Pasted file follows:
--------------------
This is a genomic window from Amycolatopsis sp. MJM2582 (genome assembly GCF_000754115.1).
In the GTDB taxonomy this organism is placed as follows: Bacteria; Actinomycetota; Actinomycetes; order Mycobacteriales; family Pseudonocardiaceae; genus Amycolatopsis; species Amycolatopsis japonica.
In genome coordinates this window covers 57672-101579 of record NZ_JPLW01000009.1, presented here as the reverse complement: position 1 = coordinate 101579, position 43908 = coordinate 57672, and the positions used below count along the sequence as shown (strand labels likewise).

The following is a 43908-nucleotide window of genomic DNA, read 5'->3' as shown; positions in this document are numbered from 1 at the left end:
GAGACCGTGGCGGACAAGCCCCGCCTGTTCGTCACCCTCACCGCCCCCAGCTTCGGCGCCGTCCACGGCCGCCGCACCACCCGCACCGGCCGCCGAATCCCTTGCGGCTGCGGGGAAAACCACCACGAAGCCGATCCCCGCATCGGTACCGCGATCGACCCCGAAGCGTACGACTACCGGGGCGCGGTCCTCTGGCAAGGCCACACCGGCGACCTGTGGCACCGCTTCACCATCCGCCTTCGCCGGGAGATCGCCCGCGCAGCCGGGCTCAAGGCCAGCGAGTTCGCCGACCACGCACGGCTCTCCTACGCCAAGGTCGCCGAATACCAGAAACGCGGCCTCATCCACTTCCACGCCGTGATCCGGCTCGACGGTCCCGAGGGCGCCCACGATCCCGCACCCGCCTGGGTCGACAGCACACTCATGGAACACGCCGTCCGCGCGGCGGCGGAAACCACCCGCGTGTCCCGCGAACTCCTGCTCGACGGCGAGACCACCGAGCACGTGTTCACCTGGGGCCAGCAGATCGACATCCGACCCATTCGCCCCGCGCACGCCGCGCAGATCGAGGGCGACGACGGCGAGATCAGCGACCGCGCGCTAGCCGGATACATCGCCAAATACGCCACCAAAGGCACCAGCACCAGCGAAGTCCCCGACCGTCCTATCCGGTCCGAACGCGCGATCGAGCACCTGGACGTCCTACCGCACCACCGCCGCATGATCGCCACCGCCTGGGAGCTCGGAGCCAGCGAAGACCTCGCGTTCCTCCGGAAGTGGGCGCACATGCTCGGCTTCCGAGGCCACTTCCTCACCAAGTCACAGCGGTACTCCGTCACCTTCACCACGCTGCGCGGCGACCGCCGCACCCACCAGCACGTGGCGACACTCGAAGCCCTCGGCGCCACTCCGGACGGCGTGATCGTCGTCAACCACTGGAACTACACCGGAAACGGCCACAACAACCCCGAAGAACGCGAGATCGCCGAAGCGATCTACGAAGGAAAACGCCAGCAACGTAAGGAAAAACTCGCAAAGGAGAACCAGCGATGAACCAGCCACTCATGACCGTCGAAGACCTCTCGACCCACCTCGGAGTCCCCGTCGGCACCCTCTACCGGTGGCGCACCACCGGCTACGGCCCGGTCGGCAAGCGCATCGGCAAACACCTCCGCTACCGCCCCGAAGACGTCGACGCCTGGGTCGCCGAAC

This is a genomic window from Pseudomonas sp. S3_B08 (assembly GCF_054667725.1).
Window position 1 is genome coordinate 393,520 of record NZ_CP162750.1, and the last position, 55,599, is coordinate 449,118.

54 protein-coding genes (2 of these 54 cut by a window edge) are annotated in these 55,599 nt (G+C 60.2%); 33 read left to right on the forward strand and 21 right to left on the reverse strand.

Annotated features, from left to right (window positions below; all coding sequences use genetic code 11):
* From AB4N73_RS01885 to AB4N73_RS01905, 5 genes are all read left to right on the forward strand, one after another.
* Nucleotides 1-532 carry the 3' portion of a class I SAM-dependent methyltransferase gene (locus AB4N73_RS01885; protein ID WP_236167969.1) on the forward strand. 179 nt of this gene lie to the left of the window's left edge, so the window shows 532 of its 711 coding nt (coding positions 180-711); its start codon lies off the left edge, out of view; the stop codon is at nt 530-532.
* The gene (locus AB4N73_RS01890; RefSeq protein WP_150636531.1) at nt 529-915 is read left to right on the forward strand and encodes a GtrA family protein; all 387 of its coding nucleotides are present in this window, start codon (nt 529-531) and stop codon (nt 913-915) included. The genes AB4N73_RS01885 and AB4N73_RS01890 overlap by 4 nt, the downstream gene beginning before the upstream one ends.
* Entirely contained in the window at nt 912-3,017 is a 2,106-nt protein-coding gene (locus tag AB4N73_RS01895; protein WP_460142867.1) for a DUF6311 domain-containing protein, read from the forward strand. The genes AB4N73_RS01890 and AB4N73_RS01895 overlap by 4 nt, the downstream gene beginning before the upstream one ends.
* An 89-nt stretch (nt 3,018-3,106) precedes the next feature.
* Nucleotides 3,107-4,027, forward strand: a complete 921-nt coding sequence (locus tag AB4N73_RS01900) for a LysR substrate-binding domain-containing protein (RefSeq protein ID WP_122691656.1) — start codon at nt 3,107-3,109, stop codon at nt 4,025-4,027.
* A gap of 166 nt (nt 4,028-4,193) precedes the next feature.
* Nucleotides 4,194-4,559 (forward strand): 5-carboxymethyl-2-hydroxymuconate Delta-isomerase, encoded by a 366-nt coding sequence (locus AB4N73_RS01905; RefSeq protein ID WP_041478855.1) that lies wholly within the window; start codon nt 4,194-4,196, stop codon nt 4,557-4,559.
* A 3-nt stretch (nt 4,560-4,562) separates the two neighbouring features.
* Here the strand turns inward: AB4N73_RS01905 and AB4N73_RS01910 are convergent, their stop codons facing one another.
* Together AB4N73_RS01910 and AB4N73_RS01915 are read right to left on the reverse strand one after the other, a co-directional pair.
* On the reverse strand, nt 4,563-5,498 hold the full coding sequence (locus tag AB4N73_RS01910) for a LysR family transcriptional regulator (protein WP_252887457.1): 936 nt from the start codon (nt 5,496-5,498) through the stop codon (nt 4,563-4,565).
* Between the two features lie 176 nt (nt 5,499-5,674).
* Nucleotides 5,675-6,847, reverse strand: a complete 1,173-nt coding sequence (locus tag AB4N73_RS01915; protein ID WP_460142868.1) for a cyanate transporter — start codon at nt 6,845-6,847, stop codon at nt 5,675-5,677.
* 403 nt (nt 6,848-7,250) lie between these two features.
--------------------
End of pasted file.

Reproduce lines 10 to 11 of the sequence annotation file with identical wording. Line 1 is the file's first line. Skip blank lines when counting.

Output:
* From AB4N73_RS01885 to AB4N73_RS01905, 5 genes are all read left to right on the forward strand, one after another.
* Nucleotides 1-532 carry the 3' portion of a class I SAM-dependent methyltransferase gene (locus AB4N73_RS01885; protein ID WP_236167969.1) on the forward strand. 179 nt of this gene lie to the left of the window's left edge, so the window shows 532 of its 711 coding nt (coding positions 180-711); its start codon lies off the left edge, out of view; the stop codon is at nt 530-532.